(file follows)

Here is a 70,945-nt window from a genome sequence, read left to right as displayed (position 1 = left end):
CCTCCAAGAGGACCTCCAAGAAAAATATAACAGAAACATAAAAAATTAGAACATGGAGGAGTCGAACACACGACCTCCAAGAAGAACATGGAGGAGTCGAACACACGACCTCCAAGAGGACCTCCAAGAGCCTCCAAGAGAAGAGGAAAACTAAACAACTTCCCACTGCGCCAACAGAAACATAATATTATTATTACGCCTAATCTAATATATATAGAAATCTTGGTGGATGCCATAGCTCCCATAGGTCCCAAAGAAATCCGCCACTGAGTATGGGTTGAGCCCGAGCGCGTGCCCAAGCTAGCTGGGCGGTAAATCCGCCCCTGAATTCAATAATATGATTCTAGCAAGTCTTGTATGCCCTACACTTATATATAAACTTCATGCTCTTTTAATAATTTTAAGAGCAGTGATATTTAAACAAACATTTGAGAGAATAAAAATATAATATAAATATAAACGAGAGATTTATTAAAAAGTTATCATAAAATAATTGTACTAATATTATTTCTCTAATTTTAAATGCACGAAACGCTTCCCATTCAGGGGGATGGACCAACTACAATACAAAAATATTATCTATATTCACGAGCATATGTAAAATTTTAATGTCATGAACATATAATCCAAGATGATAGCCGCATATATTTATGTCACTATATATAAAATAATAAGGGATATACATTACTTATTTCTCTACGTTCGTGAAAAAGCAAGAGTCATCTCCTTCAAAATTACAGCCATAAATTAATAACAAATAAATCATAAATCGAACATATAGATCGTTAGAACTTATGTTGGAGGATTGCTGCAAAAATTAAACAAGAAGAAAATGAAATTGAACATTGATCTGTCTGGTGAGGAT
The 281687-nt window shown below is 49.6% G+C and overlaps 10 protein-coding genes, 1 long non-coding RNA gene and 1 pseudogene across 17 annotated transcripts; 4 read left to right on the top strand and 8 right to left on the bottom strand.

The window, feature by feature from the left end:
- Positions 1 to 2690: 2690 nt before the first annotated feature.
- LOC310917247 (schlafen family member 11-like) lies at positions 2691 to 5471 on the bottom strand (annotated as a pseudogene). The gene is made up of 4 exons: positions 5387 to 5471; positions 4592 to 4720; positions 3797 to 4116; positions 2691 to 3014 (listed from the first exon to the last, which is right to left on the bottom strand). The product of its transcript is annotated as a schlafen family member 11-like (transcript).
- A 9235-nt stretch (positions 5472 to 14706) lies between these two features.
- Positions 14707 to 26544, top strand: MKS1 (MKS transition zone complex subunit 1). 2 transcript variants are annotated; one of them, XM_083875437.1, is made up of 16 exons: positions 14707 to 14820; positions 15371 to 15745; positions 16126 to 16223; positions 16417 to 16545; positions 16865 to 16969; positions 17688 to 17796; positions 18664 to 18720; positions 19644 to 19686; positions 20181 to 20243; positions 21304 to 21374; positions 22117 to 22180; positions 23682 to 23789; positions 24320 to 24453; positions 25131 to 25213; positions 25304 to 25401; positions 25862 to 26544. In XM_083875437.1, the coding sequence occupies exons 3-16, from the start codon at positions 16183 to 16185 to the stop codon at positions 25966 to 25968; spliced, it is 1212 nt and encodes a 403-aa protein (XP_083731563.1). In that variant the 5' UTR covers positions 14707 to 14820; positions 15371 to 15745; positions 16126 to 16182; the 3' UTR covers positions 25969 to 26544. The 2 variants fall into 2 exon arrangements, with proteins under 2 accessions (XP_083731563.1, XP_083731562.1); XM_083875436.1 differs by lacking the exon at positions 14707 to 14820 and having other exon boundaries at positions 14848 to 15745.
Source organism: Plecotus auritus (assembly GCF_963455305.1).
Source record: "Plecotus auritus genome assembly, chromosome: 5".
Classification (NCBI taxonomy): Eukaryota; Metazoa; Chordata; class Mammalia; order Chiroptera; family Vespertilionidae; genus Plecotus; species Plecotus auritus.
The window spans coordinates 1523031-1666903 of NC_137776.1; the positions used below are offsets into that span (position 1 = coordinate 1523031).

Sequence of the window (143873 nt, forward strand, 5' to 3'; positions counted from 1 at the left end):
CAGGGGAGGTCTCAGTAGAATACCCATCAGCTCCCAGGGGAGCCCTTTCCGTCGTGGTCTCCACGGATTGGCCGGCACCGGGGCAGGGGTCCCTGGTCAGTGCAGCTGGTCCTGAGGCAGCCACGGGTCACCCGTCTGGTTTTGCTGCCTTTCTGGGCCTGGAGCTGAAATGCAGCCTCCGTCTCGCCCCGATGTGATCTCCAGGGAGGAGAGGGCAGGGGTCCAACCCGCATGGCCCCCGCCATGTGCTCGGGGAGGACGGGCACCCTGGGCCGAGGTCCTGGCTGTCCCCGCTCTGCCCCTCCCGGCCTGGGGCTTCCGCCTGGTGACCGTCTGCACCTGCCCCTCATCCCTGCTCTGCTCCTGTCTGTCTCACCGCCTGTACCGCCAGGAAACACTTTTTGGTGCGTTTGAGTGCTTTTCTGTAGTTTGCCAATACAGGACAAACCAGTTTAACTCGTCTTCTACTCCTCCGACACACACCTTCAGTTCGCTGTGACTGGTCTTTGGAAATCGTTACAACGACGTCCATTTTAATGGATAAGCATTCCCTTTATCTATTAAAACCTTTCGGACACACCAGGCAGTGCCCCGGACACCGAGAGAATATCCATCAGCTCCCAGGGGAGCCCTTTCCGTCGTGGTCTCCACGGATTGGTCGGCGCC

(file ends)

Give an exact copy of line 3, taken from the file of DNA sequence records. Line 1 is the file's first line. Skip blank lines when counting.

The 281687-nt window shown below is 49.6% G+C and overlaps 10 protein-coding genes, 1 long non-coding RNA gene and 1 pseudogene across 17 annotated transcripts; 4 read left to right on the top strand and 8 right to left on the bottom strand.